Baking Bolts


People get confused by the grades of bolts. The different grades can denote any number of different aspects of the fastener, but most of the time the chief component is the hardness of the bolt. What a lot of people don’t realize is that almost all bolts break down into three classes of hardness. I will attempt to break that down here as it applies to ferrous steel fasteners using layman’s term with the requisite technical jargon thrown in just so you know I know.

The three classes are low carbon, medium grade, and case hardened. In the fastener world these roughly break down to SAE J429 grades 2, 5, and 8 respectively. You can think of them as soft, medium and hard as it applies to their proof load, yield and tensile strength.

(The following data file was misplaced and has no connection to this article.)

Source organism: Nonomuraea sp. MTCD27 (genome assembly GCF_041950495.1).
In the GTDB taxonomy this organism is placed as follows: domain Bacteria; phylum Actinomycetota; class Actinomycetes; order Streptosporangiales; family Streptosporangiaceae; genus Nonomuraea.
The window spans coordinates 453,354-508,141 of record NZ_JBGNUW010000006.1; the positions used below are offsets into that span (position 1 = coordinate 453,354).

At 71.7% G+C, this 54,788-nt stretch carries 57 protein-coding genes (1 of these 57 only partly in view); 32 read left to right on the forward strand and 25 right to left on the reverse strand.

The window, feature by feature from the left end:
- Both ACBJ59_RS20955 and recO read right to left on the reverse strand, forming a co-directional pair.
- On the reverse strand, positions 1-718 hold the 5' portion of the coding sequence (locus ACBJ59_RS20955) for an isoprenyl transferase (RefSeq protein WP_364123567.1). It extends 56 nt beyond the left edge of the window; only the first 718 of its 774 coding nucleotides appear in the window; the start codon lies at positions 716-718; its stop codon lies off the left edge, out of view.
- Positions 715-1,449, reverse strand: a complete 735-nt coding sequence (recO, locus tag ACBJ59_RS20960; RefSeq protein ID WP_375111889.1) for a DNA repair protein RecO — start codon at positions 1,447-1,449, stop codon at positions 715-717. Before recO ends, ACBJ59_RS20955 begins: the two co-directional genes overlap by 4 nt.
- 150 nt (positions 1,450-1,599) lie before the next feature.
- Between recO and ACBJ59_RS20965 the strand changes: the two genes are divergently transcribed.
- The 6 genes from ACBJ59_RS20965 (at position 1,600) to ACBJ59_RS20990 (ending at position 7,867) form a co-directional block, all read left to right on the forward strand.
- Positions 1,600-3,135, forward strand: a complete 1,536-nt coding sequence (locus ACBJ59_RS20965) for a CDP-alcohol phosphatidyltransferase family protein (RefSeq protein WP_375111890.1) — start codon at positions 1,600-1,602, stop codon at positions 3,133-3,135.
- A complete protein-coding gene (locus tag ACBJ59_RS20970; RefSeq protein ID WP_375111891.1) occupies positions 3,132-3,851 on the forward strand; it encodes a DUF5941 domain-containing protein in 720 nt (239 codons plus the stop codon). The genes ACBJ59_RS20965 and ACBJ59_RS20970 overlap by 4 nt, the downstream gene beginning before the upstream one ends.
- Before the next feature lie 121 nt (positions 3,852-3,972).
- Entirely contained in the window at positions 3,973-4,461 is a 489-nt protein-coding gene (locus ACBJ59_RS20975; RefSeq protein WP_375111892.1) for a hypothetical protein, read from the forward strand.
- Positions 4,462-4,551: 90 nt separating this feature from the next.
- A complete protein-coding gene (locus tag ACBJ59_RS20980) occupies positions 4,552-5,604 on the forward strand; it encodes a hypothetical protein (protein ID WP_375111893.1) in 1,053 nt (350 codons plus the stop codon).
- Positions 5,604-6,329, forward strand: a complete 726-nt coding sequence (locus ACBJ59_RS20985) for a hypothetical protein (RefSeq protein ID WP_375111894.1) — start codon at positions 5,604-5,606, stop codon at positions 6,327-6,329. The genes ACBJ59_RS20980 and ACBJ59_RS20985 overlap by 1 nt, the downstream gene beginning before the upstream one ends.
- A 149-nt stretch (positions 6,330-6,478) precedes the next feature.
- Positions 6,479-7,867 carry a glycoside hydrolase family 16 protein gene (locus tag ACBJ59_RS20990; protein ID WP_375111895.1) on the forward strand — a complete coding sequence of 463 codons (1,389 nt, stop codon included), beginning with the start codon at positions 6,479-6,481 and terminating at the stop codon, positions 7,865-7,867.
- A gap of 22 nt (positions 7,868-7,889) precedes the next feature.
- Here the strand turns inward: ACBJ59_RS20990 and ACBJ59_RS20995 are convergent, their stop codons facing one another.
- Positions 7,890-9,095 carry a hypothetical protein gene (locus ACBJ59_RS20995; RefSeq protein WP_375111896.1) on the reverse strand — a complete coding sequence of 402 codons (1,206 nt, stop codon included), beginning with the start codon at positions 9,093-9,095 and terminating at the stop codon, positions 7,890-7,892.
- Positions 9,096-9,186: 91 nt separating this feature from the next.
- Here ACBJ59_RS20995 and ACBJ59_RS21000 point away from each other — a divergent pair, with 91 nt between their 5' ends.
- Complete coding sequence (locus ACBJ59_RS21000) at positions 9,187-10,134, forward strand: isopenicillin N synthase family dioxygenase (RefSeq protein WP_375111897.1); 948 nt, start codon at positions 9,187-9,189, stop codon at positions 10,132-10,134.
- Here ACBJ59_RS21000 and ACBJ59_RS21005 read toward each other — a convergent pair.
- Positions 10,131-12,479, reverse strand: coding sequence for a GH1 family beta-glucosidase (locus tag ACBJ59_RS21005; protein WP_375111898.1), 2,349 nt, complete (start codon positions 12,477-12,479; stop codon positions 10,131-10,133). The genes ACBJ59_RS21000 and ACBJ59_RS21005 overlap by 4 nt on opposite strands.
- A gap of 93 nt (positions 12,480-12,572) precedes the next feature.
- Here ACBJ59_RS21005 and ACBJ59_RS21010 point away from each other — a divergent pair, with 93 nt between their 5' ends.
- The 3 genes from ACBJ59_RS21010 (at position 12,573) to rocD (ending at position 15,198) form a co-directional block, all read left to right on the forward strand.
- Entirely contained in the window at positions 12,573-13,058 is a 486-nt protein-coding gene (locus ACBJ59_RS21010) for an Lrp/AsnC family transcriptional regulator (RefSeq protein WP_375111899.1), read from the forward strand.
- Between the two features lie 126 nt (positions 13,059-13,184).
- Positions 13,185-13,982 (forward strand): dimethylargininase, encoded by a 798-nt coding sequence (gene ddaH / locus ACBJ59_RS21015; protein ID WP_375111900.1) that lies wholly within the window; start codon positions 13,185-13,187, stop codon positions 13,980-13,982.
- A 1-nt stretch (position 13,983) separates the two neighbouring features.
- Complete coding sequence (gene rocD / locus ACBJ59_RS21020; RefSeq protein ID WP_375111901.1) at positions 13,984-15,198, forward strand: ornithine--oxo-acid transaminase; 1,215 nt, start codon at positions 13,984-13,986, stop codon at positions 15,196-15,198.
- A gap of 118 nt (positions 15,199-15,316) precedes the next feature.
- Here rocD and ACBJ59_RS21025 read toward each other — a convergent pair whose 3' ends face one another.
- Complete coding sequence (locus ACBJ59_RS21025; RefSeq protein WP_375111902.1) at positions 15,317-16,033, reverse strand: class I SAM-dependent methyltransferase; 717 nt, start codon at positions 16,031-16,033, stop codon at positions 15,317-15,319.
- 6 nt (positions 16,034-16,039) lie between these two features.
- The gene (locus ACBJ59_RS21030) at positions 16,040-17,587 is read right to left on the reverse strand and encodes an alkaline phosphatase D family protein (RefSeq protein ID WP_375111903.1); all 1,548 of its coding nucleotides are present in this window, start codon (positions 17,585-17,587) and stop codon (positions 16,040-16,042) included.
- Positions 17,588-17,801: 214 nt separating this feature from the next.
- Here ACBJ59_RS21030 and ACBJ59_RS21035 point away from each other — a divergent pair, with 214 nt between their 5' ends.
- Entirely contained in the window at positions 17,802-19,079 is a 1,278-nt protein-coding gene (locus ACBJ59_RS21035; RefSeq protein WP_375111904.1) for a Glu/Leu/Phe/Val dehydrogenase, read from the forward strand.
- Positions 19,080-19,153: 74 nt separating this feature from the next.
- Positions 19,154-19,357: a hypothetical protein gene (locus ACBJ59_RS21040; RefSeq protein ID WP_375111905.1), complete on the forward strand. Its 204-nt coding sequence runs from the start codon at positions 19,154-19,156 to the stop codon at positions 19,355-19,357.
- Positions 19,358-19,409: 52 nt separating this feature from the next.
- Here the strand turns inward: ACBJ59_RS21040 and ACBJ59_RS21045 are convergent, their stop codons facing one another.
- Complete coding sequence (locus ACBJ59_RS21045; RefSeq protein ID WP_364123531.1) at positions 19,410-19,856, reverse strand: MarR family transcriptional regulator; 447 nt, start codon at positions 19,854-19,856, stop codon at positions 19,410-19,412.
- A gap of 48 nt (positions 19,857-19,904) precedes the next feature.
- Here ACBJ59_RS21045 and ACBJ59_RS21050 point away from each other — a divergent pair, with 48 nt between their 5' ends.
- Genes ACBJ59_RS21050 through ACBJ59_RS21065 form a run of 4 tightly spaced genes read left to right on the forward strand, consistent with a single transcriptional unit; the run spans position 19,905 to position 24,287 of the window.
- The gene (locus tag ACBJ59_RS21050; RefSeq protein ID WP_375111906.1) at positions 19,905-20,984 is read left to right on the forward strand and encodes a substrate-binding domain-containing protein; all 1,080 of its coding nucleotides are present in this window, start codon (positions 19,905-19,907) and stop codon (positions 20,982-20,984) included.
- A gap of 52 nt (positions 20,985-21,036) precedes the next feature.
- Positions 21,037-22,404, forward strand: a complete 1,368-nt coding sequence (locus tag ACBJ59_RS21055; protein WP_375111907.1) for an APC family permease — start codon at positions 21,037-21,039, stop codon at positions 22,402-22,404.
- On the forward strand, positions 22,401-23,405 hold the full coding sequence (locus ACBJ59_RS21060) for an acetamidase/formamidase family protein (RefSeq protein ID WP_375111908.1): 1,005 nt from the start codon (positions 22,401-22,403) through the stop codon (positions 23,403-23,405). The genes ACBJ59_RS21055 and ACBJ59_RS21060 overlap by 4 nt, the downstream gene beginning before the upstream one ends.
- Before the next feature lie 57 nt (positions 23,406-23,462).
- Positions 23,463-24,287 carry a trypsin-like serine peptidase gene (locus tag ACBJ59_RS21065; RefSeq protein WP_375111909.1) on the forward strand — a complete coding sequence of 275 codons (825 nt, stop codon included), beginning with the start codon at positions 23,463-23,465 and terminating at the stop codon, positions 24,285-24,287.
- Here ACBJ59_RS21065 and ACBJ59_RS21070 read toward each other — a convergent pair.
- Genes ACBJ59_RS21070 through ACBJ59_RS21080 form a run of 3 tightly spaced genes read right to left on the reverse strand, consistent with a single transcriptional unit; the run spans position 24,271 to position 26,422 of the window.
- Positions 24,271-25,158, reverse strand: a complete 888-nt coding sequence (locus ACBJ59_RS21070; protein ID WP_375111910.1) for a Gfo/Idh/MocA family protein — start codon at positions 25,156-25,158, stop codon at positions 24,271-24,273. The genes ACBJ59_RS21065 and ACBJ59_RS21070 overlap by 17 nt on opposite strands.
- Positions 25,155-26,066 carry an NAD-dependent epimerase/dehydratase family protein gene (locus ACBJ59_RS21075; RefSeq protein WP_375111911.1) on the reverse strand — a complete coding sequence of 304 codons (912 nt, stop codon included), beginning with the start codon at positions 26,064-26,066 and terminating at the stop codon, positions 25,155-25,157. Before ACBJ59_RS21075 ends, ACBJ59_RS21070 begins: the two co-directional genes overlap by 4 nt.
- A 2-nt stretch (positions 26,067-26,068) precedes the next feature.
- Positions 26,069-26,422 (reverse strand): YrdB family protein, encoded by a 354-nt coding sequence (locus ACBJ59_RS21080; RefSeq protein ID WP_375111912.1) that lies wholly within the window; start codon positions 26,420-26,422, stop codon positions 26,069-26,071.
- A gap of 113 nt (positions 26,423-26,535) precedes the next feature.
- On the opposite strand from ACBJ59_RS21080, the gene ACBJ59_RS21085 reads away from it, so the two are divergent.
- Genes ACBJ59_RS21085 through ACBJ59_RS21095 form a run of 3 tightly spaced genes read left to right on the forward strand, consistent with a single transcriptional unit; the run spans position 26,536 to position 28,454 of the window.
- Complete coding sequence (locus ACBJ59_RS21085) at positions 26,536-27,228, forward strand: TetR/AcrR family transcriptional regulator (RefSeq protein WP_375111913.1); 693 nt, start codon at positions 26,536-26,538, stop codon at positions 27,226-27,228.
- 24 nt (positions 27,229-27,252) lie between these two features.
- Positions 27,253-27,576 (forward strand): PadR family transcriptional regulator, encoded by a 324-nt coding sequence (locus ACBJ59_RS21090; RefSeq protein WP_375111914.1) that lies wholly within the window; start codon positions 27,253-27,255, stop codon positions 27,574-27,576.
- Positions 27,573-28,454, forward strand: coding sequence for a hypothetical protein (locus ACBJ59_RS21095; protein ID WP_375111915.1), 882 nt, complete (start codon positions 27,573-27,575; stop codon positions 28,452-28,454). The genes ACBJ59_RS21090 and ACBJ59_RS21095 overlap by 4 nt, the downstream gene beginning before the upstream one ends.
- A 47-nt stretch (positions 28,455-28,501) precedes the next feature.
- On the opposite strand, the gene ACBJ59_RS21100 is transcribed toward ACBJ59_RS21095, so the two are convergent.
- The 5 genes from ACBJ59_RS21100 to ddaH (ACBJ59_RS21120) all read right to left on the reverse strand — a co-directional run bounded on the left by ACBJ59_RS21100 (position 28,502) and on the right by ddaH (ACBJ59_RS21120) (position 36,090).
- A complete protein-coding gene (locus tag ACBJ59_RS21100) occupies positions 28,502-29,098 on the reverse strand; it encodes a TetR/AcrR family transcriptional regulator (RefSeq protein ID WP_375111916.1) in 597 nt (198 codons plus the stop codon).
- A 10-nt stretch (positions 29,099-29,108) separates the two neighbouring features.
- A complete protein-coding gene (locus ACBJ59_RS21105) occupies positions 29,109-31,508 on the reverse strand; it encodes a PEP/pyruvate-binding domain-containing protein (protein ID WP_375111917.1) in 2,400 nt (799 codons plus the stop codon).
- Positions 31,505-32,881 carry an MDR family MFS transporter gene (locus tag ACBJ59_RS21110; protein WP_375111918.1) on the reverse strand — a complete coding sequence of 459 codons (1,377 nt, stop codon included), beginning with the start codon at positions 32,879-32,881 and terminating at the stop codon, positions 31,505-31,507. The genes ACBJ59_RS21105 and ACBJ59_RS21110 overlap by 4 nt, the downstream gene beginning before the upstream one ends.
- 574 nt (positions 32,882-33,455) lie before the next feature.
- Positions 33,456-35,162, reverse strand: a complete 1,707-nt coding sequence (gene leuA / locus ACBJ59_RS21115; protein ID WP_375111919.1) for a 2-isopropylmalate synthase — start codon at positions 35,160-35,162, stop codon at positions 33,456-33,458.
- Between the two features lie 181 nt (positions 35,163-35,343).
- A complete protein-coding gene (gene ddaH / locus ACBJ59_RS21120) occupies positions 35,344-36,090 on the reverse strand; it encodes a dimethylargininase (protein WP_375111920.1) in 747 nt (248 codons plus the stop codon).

Still confused? Imagine baking a cake. The raw dough is your low carbon or grade 2 bolt. It is a low or medium grade metal that has not been cooked, heat tempered, or quenched in any way.

Your medium or grade 5 bolt has been cooked…some. If it were a cake it would have been cooked long enough so that the surface had hardened but not the inside of the cake (bolt). It can be the same type of metal as the previous bolt, only cooked some.

The case hardened or through hardened grade 8 bolt has been really cooked. Not only is the outside crispy, but you would be hard pressed to put a fork in it as it has been hardened by heat treatment all the way through. It is made with medium alloy steel.

There are hundreds of grades of bolts that we deal with, but nearly all of them fall into one of these three categories. They may have a different chemical composition, head size, thread requirements, etc. but they will all be raw, cooked some, or cooked through.